We recently had a chance to sit down with Martha Beck Certified Life Coach, Judy Klipin to talk about her latest book, Recover From Burnout. And, after chatting with Judy, we couldn’t wait to read the book from cover to cover because the truth is, burnout has the potential to affect every single one of us at some stage or another.
What is burnout?
Judy believes that burnout is a result of doing too many of the wrong things, and in her 12-year career as a life coach, she says she’s seen burnout in many and varied clients. “There’s no doubt that burnout is becoming an epidemic in South Africa, one of the most stressed nations in the world,” says Judy. “It wreaks havoc with our moods, bodies and relationships”, she adds.
Burnout is now a legitimate syndrome, according to the World Health Organisation (WHO) who characterises burnout as “Feelings of energy depletion and exhaustion; increased mental distance from one’s job and reduced professional efficacy.”
And with global stress levels continuing to rise, it’s no wonder that more and more people are suffering from burnout and a range of stress-related mood disorders and health problems such as;
- Depression and anxiety
- Gastrointestinal problems
Who suffers from burnout?
“Burnout has long been associated with overworked and stressed corporate high-flyers, but it’s becoming increasingly apparent that it’s a condition that spreads it’s reach far and wide”, explains Judy. In her practise, she’s seen a variety of clients suffering from burnout including;
- High-powered executives (men and women) who are so tired and stressed, they live on stimulants to keep them going
- Fearful and vulnerable women who are so drained by the demands of family, friends and work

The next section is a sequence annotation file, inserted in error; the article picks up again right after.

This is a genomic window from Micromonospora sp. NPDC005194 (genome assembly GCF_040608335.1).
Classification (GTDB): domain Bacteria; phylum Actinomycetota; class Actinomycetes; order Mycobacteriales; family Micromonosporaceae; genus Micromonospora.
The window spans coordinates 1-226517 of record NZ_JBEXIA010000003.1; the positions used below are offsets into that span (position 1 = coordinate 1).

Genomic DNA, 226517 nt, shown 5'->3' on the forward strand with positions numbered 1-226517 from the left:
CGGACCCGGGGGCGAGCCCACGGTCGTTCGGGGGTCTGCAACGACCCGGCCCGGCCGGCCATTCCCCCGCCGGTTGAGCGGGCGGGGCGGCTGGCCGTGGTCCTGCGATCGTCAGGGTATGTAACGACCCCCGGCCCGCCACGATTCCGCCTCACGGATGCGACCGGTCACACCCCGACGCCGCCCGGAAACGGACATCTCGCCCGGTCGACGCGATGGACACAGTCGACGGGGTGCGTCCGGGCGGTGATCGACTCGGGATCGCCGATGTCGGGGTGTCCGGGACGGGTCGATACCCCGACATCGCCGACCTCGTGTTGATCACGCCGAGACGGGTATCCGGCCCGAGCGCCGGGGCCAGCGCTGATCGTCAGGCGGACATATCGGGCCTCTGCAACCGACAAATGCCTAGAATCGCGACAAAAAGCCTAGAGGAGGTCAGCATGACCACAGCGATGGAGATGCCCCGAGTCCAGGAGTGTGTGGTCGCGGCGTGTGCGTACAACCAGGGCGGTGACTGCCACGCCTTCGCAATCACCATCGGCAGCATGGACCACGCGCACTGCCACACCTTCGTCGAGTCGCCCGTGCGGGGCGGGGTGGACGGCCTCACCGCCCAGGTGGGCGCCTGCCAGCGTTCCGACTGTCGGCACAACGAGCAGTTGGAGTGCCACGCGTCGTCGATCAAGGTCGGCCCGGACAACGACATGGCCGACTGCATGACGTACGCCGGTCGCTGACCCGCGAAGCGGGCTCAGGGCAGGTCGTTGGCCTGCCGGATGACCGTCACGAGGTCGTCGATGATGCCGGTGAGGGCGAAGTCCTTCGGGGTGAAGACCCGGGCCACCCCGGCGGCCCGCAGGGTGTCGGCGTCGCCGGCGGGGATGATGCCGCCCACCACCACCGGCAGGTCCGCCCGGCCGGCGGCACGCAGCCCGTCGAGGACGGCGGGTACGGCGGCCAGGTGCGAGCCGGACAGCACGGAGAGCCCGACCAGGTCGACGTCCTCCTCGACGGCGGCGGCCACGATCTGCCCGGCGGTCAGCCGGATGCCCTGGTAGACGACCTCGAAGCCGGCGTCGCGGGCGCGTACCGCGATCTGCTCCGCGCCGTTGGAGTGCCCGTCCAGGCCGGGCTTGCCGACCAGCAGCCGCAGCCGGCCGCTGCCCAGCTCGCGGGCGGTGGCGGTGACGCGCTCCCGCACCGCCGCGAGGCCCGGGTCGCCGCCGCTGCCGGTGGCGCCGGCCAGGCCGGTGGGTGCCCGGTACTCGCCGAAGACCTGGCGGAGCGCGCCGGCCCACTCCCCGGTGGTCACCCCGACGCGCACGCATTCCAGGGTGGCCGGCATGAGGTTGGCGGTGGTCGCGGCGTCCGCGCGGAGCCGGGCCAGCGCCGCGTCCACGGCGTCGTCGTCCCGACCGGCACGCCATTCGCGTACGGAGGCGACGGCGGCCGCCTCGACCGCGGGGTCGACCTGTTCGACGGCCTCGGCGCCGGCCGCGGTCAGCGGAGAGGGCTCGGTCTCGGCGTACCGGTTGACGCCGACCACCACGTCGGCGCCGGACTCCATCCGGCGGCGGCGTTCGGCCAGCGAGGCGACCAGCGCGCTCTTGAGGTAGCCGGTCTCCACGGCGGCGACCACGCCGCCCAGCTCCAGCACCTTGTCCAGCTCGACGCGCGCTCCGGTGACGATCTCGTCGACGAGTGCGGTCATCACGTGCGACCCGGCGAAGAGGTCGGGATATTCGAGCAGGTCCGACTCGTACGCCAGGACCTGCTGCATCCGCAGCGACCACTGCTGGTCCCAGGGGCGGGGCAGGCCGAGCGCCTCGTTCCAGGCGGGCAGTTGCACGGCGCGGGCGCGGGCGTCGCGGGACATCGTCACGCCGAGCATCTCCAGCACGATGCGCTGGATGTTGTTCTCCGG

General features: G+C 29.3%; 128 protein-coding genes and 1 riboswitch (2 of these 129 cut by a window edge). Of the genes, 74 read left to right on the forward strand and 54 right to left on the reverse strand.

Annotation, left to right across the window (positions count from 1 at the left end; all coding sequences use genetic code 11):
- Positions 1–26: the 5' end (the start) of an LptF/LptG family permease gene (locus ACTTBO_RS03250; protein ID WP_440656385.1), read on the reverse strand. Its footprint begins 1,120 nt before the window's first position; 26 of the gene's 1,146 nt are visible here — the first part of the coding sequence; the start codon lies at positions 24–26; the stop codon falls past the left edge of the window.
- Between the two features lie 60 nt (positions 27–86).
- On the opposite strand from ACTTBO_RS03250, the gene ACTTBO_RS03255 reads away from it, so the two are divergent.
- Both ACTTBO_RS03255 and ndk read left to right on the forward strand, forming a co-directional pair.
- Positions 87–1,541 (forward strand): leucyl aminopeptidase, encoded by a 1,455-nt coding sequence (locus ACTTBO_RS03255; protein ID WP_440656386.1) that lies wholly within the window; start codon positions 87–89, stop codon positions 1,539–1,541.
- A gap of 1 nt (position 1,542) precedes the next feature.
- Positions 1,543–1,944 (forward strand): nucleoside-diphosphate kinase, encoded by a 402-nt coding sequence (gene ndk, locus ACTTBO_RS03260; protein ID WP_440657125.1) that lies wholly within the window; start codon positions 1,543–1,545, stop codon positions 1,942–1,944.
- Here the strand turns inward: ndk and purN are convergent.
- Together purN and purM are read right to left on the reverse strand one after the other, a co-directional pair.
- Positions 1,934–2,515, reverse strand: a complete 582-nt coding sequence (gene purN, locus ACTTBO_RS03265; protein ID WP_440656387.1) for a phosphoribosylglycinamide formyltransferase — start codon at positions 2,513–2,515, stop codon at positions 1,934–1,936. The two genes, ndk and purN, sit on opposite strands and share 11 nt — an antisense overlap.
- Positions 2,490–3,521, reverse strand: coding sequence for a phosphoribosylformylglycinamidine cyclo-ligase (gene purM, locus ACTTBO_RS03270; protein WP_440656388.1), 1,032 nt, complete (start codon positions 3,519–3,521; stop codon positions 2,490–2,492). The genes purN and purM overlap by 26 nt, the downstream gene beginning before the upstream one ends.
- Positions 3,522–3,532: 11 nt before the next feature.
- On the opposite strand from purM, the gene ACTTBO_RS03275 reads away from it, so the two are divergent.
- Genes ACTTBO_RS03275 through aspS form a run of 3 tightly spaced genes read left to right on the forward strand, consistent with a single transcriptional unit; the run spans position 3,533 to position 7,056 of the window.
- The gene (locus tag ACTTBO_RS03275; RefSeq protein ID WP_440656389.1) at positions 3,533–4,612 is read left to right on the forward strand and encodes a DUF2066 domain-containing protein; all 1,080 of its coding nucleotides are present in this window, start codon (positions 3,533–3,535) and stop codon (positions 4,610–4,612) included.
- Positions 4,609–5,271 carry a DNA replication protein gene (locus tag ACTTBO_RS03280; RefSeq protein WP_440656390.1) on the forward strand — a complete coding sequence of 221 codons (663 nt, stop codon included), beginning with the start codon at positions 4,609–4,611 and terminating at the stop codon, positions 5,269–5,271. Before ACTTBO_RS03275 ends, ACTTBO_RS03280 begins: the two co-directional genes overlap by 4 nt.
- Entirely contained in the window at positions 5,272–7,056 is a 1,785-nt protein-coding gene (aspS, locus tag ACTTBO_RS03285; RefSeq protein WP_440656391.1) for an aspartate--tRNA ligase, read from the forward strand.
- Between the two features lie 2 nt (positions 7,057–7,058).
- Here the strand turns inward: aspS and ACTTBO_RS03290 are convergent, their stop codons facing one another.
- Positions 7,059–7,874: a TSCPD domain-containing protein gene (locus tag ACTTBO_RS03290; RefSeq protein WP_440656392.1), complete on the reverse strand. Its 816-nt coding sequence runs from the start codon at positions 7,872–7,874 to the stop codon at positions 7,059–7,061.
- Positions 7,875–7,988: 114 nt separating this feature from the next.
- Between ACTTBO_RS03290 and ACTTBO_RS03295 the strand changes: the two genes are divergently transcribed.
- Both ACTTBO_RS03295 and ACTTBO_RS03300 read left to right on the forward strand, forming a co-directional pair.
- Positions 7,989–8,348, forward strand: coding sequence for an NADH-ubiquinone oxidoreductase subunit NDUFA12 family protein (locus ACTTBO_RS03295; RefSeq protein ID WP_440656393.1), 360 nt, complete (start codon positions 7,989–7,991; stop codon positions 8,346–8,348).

- Angry and resentful men who try to drown their stress in vices such as alcohol and cigarettes.
The truth is, men and women from all walks of life are vulnerable to burnout, says Judy. In her book, she explains that burnout is a systemic condition that affects every element of our lives (our body, our mind, our emotions, our spirit and our relationships).
If burnout isn’t addressed or taken seriously, it can lead to all sorts of problems including diabetes, heart disease, depression, divorce and more.
How to prevent and manage burnout
Judy believes there are a lot of things you can do to address burnout, that won’t make you feel more burned out!
In her book, she offers simple, practical steps and bite-sized nuggets of information to help you become more in-tune with yourself so that you can stop burnout in it’s tracks before you start to feel overworked, overwhelmed or overcommitted.
Some of her strategies include;
- Learning to say no and asking for help
- Being more in-tune with your five senses so that you learn to ground yourself in a stressful situation
- Learning how to reconnect with yourself and your spirit through reading and writing
- Spending time in nature
- Listening to your body and it’s needs
In the book, she also highlights some key factors you might not have considered, as well as how to address them – such as how to set your own agenda for your life and put up boundaries so that you’re not living other people’s lives or owning their emotions, rather than your own.
Another critical factor to manage burnout is learning how to set your pace and track your energy levels so that you can live your life with purpose and thrive, rather than just survive. Judy dedicates an entire chapter to this, which she has called “Take Back Yourself”. In this section she looks at how to take proper breaks, cut out unnecessary interference, reconnect with your relationships and take more rest.
We highly recommend this book because it’s simple to read and packed with relatable stories and easy-to-follow tips that you can seamlessly try in your day-to-day life. Judy herself suffered from burnout, and as a result, she provides clear-cut guidance to help you keep burnout at bay for the rest of your life.
By Freelance Writer, Tammy Jacks